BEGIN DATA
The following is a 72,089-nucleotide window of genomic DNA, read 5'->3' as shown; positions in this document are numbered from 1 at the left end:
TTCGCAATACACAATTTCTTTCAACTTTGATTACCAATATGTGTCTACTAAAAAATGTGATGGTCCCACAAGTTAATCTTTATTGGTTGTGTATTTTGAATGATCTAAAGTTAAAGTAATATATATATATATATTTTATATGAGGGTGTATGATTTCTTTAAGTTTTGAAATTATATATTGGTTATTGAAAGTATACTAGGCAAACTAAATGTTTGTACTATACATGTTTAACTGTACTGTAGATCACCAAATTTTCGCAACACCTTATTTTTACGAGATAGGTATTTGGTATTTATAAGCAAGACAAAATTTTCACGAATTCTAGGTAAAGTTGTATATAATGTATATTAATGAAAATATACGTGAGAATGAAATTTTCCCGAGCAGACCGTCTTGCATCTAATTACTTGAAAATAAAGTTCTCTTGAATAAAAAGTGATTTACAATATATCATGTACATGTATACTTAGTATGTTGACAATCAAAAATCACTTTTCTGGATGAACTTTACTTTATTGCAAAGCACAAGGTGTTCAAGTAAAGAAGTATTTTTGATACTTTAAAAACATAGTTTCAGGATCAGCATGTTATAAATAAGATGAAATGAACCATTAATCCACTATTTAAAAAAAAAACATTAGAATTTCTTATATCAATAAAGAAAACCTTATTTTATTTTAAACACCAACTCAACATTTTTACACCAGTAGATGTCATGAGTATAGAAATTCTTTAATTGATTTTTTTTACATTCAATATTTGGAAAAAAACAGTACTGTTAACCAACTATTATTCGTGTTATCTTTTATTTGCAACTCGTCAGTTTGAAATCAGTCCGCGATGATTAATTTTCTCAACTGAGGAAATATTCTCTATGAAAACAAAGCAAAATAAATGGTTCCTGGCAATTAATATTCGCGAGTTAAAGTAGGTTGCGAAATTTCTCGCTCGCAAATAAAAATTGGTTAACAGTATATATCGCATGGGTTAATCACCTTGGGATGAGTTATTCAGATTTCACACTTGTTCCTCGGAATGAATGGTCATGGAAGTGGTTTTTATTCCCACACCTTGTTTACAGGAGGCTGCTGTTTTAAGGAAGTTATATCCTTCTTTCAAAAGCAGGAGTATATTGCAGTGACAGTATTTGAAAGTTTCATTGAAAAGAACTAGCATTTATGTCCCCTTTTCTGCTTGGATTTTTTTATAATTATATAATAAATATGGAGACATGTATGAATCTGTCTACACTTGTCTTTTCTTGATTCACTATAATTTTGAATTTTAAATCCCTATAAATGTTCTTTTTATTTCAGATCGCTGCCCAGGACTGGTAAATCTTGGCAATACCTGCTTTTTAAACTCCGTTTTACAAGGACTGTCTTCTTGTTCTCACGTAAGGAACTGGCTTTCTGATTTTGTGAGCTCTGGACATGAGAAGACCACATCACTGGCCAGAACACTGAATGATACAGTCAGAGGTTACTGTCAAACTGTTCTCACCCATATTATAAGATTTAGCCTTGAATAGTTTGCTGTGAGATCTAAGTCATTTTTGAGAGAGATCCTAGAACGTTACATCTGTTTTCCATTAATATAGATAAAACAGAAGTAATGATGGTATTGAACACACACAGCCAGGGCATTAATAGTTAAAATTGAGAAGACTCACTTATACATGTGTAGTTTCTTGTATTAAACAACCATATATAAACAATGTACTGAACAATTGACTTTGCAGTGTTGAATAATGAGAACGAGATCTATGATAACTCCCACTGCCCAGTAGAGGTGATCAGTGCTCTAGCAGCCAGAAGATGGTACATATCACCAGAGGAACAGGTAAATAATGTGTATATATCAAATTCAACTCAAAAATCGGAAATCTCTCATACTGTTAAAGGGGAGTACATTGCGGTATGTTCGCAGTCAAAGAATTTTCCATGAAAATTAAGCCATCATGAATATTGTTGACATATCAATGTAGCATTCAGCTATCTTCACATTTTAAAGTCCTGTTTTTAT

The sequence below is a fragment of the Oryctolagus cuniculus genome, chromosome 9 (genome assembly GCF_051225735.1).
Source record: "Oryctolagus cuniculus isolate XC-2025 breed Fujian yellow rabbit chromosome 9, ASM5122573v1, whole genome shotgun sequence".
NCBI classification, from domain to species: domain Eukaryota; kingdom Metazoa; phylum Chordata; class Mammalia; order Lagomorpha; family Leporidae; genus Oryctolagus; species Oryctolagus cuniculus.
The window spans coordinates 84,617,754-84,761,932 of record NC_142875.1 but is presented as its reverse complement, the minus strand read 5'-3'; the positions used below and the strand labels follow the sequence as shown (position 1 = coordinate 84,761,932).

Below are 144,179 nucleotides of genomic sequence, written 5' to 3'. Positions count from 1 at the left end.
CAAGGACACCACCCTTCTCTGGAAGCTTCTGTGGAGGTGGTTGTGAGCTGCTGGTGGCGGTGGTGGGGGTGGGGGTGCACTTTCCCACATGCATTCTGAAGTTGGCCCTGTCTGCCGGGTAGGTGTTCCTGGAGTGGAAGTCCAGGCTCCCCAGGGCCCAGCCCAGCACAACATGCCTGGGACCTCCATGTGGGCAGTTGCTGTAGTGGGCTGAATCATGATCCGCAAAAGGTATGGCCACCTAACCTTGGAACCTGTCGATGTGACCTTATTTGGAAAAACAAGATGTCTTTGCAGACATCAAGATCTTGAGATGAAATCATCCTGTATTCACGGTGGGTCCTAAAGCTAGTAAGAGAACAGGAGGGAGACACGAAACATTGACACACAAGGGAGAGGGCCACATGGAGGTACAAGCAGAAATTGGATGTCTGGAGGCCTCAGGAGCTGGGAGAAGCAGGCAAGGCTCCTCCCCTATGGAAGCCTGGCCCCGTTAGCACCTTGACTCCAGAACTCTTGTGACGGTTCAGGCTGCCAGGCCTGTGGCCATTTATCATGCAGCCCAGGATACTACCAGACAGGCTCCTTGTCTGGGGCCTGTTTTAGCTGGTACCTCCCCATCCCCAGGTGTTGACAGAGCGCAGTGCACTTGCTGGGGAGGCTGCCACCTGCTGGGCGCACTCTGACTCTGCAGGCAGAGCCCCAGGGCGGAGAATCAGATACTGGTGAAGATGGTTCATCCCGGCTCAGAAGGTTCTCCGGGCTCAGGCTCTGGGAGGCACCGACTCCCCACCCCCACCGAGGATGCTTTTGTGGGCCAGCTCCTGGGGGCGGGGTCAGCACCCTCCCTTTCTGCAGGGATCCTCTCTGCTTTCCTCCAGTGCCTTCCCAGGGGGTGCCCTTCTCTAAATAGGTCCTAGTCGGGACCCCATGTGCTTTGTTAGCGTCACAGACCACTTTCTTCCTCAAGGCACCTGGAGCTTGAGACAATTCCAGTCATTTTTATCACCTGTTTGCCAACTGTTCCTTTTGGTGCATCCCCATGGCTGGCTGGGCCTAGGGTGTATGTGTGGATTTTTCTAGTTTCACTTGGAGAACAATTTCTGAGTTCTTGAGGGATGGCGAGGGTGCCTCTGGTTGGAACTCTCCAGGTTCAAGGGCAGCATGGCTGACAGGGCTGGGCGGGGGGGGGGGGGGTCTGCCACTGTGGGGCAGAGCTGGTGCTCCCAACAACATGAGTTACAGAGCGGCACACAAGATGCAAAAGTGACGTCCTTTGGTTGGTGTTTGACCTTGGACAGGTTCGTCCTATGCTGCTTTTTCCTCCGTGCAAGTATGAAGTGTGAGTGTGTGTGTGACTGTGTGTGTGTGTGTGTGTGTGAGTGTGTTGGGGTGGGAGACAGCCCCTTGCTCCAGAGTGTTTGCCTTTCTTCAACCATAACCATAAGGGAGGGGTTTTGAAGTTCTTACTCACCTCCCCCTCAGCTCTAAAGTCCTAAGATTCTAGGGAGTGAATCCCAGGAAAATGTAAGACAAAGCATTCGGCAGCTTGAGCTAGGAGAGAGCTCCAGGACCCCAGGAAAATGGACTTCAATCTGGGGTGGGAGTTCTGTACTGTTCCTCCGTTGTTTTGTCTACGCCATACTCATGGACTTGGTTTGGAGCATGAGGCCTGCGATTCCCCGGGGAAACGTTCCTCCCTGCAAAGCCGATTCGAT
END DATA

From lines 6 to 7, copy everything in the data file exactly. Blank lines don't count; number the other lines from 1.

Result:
The window spans coordinates 84,617,754-84,761,932 of record NC_142875.1 but is presented as its reverse complement, the minus strand read 5'-3'; the positions used below and the strand labels follow the sequence as shown (position 1 = coordinate 84,761,932).

Below are 144,179 nucleotides of genomic sequence, written 5' to 3'. Positions count from 1 at the left end.